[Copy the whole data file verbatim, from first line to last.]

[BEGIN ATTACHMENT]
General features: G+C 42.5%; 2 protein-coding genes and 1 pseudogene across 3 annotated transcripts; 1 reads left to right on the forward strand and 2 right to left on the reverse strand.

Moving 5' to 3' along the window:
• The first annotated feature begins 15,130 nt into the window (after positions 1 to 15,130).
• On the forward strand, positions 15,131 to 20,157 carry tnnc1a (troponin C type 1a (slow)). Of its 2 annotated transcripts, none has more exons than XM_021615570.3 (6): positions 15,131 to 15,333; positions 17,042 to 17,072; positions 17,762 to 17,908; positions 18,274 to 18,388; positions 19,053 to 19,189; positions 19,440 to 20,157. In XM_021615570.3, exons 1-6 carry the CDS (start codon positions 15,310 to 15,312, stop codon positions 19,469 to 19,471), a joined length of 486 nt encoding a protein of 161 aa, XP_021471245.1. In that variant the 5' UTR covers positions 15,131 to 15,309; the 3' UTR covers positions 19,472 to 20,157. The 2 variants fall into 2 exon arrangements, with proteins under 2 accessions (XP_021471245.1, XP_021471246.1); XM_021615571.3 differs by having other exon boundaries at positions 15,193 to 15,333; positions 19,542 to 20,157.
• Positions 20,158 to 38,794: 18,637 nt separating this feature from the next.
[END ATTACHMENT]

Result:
General features: G+C 42.5%; 2 protein-coding genes and 1 pseudogene across 3 annotated transcripts; 1 reads left to right on the forward strand and 2 right to left on the reverse strand.

Moving 5' to 3' along the window:
• The first annotated feature begins 15,130 nt into the window (after positions 1 to 15,130).
• On the forward strand, positions 15,131 to 20,157 carry tnnc1a (troponin C type 1a (slow)). Of its 2 annotated transcripts, none has more exons than XM_021615570.3 (6): positions 15,131 to 15,333; positions 17,042 to 17,072; positions 17,762 to 17,908; positions 18,274 to 18,388; positions 19,053 to 19,189; positions 19,440 to 20,157. In XM_021615570.3, exons 1-6 carry the CDS (start codon positions 15,310 to 15,312, stop codon positions 19,469 to 19,471), a joined length of 486 nt encoding a protein of 161 aa, XP_021471245.1. In that variant the 5' UTR covers positions 15,131 to 15,309; the 3' UTR covers positions 19,472 to 20,157. The 2 variants fall into 2 exon arrangements, with proteins under 2 accessions (XP_021471245.1, XP_021471246.1); XM_021615571.3 differs by having other exon boundaries at positions 15,193 to 15,333; positions 19,542 to 20,157.
• Positions 20,158 to 38,794: 18,637 nt separating this feature from the next.